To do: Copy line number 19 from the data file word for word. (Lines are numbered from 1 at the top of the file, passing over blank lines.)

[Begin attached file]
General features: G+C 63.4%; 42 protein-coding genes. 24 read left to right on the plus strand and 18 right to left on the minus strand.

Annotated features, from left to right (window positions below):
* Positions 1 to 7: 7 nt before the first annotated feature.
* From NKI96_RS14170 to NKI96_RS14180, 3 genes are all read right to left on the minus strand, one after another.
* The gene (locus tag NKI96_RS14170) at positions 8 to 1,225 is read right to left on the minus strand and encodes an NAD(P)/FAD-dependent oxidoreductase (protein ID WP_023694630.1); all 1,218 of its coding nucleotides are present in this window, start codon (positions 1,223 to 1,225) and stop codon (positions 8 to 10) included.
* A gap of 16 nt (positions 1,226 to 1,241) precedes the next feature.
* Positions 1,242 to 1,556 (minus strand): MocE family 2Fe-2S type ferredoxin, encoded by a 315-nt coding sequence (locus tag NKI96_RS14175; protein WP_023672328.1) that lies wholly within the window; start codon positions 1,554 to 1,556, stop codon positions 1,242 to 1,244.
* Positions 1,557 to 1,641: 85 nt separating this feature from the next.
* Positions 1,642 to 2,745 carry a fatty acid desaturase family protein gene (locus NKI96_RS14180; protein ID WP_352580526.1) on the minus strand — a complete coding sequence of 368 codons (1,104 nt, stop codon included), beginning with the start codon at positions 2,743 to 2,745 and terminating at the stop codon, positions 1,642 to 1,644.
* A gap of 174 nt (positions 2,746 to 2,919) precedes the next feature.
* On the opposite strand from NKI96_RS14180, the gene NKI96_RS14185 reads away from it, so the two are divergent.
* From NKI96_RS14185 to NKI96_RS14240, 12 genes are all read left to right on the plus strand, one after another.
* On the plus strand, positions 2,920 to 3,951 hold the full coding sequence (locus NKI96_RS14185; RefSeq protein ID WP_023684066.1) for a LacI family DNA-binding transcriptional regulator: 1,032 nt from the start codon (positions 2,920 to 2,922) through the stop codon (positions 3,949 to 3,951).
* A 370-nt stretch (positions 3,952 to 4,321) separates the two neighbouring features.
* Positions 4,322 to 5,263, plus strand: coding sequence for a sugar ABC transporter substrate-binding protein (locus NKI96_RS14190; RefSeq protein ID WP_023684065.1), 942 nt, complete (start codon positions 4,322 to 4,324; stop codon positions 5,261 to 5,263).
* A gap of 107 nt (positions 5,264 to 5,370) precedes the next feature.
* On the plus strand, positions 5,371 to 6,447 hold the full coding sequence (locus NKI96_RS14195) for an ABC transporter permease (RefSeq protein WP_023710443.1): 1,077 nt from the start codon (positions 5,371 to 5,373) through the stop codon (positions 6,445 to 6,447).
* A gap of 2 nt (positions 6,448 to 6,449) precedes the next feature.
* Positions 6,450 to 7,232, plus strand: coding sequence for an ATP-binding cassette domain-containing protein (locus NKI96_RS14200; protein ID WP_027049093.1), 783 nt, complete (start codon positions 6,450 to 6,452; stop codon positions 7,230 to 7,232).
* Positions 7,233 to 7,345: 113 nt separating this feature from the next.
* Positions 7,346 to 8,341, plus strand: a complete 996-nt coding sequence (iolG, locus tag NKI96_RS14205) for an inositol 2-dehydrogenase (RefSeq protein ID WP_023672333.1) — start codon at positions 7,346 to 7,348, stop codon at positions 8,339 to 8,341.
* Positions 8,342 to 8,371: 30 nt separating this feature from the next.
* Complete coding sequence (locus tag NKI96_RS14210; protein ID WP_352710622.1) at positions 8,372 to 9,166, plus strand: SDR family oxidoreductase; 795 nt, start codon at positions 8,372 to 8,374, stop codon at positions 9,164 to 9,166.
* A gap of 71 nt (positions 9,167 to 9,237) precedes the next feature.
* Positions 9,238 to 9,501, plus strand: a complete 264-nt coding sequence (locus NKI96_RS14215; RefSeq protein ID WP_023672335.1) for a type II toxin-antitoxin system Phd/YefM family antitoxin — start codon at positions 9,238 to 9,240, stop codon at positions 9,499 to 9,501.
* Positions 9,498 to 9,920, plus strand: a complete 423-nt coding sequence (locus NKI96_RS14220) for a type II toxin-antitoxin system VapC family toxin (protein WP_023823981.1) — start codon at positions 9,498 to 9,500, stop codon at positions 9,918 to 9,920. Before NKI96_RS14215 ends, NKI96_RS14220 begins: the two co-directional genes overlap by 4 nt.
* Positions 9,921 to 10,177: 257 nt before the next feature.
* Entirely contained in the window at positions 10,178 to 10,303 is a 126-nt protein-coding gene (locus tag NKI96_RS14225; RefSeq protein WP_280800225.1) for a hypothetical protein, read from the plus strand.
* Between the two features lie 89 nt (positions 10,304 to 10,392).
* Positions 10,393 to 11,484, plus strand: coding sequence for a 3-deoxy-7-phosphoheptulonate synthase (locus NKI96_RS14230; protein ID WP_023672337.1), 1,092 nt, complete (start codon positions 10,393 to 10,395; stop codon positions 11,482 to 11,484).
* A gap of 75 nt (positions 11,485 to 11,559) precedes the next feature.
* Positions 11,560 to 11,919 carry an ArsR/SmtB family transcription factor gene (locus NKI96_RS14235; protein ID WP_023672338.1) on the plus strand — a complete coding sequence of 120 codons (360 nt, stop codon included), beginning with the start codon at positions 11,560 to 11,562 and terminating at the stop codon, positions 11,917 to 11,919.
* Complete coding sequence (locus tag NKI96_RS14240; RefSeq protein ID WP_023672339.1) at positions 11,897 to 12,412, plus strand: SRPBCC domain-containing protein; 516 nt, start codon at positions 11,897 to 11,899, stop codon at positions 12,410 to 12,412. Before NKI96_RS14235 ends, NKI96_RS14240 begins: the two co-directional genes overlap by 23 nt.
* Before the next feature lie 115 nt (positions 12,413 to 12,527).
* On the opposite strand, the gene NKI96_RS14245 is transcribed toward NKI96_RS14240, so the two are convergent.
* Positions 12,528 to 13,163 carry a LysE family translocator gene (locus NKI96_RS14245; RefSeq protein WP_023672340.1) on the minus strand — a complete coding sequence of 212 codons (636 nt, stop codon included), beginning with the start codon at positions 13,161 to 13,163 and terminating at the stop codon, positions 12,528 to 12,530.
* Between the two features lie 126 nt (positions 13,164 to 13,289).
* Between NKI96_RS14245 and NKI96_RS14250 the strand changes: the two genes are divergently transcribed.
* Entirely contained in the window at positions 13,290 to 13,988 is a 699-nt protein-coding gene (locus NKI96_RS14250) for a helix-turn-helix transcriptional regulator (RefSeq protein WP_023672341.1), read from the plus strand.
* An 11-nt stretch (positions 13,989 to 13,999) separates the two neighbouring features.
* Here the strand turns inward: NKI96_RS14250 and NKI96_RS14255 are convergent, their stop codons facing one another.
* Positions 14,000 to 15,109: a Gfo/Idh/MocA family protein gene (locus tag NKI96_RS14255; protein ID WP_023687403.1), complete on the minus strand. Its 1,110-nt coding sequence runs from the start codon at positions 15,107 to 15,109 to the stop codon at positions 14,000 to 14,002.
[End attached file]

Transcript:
* Positions 6,450 to 7,232, plus strand: coding sequence for an ATP-binding cassette domain-containing protein (locus NKI96_RS14200; protein ID WP_027049093.1), 783 nt, complete (start codon positions 6,450 to 6,452; stop codon positions 7,230 to 7,232).